Holding Investors Accountable in Oakland
Following the foreclosure crisis, Oakland faced a serious problem of an increasing number of vacant buildings. Vacant properties, particularly if not well-maintained, can negatively affect the safety and quality of life in a neighborhood and the resulting lower property values reduce the wealth of remaining homeowners. The acquisition of foreclosed properties by investors who either keep the property vacant to sell later and/or are irresponsible about property upkeep can produce similarly harmful neighborhood effects. In Oakland, investors from outside of the city acquired huge amounts of property (the top two investors accumulated nearly 500 properties), and altered the landscape of ownership in low-income communities of color.
The Alliance of Californians for Community Empowerment (ACCE) Action, a grassroots member-led organization mobilizing around community issues including housing justice, recognized that the foreclosure crisis and subsequent property purchasing was negatively affecting communities. ACCE set out to address the numerous blighted and abandoned properties and ensure that banks and investors paid for any public costs created by problem properties.
However, ACCE needed data to fully expose neighborhood changes to elected officials and the media; together with Oakland NNIP Partner Urban Strategies Council they began assessing the extent to which banks and outside investors had acquired properties and whether they were investing in the physical maintenance, upkeep, and rehabilitation after acquisition. To accomplish this, Urban Strategies Council first had to examine administrative property records to untangle the complex network of ownership entities that held controlling interests in these properties.
Urban Strategies Council estimated that over 10,500 completed foreclosures occurred between 2007 and 2011. Their report Who Owns Your Neighborhood? showed that 42% of foreclosures were acquired by investors and only ten of the thirty largest investors were based in Oakland. Bought by banks or outside investors, these properties were not returning to the hands of neighborhood residents. 93% of these properties purchased were in low-income communities. The map below highlights the concentration of foreclosures in Oakland.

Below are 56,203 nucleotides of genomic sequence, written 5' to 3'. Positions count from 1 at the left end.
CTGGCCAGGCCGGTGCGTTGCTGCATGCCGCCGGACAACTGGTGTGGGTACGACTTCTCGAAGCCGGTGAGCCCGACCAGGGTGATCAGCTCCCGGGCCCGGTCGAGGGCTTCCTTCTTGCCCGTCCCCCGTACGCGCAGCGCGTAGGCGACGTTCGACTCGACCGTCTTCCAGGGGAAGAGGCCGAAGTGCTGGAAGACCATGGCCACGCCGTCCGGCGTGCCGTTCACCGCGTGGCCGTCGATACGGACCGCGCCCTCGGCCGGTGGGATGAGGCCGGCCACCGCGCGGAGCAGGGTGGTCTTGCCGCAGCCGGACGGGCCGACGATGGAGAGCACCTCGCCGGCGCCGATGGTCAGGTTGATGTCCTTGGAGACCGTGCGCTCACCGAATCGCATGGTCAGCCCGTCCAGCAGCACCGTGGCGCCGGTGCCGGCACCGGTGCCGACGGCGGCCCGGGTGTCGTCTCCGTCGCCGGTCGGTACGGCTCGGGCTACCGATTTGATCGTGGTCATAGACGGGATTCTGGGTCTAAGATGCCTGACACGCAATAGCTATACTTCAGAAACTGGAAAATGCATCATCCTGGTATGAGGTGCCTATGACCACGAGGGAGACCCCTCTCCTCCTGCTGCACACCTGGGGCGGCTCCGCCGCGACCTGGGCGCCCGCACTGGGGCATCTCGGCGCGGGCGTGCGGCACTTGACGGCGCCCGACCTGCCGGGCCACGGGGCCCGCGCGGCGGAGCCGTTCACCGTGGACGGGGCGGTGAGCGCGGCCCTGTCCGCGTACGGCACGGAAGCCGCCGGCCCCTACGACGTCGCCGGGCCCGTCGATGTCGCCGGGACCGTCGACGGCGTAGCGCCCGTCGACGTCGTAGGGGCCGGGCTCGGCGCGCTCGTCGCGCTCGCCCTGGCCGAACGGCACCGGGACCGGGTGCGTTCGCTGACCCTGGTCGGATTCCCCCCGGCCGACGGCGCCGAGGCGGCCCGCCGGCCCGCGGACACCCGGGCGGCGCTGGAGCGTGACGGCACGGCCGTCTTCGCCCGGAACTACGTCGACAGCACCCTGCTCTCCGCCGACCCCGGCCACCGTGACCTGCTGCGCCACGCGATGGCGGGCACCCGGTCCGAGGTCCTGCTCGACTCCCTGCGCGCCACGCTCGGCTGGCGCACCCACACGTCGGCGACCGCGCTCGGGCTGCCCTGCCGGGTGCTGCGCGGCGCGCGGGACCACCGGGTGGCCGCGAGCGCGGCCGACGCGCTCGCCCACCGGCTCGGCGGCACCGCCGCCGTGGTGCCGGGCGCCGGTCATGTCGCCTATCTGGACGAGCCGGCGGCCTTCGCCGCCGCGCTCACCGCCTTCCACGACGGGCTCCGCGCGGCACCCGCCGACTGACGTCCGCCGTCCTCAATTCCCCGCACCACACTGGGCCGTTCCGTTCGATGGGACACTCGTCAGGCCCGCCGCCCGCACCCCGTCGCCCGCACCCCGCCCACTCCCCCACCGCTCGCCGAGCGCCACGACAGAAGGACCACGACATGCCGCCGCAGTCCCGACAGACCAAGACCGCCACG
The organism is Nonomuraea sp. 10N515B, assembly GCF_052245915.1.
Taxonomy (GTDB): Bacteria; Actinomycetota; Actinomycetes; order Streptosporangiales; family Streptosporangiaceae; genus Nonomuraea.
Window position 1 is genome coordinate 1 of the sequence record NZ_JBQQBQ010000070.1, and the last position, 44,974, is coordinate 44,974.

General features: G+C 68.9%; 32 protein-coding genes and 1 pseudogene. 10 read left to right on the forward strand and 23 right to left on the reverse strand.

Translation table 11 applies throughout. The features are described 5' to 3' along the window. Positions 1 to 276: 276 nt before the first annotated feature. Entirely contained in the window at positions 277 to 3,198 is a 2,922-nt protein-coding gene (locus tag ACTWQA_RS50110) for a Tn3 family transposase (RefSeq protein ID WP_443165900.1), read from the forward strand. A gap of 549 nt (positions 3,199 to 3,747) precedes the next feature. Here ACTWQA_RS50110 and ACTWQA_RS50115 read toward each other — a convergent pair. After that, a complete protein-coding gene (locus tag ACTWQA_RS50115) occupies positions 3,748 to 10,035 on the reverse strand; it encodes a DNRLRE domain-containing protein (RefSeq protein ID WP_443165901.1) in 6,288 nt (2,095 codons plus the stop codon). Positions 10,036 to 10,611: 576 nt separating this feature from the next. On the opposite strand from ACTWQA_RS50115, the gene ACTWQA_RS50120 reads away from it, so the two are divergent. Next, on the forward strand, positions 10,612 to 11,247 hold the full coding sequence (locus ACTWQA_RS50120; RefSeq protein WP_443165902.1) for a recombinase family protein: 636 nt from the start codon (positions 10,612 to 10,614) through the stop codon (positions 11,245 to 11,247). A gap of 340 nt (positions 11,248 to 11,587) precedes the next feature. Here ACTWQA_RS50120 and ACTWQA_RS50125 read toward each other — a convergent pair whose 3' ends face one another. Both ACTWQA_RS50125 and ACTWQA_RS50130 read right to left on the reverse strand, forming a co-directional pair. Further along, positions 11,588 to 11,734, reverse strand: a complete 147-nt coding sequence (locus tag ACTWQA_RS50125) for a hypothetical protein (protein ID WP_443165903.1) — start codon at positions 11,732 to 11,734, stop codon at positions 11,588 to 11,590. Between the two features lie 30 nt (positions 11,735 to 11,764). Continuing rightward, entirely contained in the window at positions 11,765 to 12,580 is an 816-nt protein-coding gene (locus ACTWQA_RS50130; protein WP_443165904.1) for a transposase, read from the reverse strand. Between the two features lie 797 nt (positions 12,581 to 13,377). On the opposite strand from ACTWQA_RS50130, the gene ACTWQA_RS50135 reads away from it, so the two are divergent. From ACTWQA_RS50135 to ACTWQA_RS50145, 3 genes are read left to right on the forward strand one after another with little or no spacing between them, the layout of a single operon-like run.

Urban Strategies Council’s analysis went beyond identifying the trail of purchasing. They conducted a property inspection survey that linked transaction history with a rating on the level of rehabilitation work completed once acquired. Urban Strategies Council found that many of the investors failed to make physical improvements, contributing to the degradation of properties, a health and safety concern.
Urban Strategies Council produced maps and analysis, which equipped ACCE with a data-based picture of the ownership landscape to bring to the Oakland City Council. ACCE organized a campaign around the issue, which resulted in new City of Oakland legislation requiring investors register their properties with the City. This ordinance allowed the City to better track ownership and maintenance and allowed ACCE to hold absentee property owners accountable. Access to the data gave them information they needed to ensure the city was following up on enforcement of fines associated with vacant properties. After implementing the ordinance, nearly $2 million was collected in fines from banks; according to ACCE, a portion of those funds went to foreclosure prevention programming to aid financially-troubled homeowners and protect the wealth in the community.
The partnership created a space for both ACCE and Urban Strategies Council to weave together effective local advocacy efforts and neighborhood data to affect municipal policy and establish the, still existent, City of Oakland Foreclosed & Defaulted Residential Properties Registration, Inspection & Maintenance Program.
For a more complete case study of this experience, see ...[read more]